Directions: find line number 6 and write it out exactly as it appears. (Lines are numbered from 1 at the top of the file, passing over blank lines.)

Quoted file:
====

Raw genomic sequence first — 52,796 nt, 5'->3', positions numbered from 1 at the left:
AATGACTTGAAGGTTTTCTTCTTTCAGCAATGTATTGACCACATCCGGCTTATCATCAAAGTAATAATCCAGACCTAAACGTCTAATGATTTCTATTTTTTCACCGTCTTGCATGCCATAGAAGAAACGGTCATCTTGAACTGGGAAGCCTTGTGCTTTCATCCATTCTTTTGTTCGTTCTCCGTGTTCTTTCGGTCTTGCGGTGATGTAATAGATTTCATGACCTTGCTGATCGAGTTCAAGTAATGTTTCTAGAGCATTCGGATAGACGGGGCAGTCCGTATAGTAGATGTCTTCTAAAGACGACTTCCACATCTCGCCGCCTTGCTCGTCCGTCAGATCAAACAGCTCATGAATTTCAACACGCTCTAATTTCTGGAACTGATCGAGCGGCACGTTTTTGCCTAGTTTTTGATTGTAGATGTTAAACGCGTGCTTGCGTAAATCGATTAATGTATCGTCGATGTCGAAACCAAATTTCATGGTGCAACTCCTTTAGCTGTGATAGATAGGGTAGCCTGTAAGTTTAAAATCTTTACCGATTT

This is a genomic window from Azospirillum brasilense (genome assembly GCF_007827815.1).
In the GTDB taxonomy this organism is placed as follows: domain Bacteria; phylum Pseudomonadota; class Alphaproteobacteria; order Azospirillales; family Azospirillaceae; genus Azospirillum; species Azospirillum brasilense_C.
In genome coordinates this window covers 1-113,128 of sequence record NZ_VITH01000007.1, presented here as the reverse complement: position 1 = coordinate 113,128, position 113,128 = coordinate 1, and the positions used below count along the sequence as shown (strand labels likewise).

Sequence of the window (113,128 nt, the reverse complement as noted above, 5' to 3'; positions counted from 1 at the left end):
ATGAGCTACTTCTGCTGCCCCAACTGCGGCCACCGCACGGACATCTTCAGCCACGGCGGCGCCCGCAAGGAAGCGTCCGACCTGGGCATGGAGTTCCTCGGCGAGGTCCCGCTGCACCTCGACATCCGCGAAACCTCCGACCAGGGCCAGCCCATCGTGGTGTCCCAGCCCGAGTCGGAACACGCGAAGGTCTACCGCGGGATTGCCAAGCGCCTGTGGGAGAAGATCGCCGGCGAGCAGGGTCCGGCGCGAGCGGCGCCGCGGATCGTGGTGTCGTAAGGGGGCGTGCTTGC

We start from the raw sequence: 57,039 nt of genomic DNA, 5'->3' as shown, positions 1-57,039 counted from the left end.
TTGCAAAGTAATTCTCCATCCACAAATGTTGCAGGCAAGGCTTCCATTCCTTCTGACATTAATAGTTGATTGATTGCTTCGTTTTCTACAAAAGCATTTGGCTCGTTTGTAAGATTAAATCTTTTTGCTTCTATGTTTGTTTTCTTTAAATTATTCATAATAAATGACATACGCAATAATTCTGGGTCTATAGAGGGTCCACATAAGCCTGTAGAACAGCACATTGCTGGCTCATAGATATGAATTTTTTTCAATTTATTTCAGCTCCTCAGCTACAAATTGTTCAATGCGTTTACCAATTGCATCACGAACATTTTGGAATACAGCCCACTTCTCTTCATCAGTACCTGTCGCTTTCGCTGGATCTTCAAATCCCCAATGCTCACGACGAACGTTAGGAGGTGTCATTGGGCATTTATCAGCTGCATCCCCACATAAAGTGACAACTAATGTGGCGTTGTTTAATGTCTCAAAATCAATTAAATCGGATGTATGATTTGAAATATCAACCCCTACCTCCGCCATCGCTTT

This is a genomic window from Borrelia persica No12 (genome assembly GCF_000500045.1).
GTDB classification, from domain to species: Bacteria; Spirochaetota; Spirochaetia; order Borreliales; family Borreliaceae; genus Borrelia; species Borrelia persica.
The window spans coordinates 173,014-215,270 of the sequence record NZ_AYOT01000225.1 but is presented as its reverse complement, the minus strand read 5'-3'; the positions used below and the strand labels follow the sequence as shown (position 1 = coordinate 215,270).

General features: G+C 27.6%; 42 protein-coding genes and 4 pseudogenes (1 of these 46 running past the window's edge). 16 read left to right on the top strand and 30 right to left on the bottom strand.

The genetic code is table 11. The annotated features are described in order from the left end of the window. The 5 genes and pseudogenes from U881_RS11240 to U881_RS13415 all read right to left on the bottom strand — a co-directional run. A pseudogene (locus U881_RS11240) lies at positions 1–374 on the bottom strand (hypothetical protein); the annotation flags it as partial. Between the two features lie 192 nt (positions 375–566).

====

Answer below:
Sequence of the window (113,128 nt, the reverse complement as noted above, 5' to 3'; positions counted from 1 at the left end):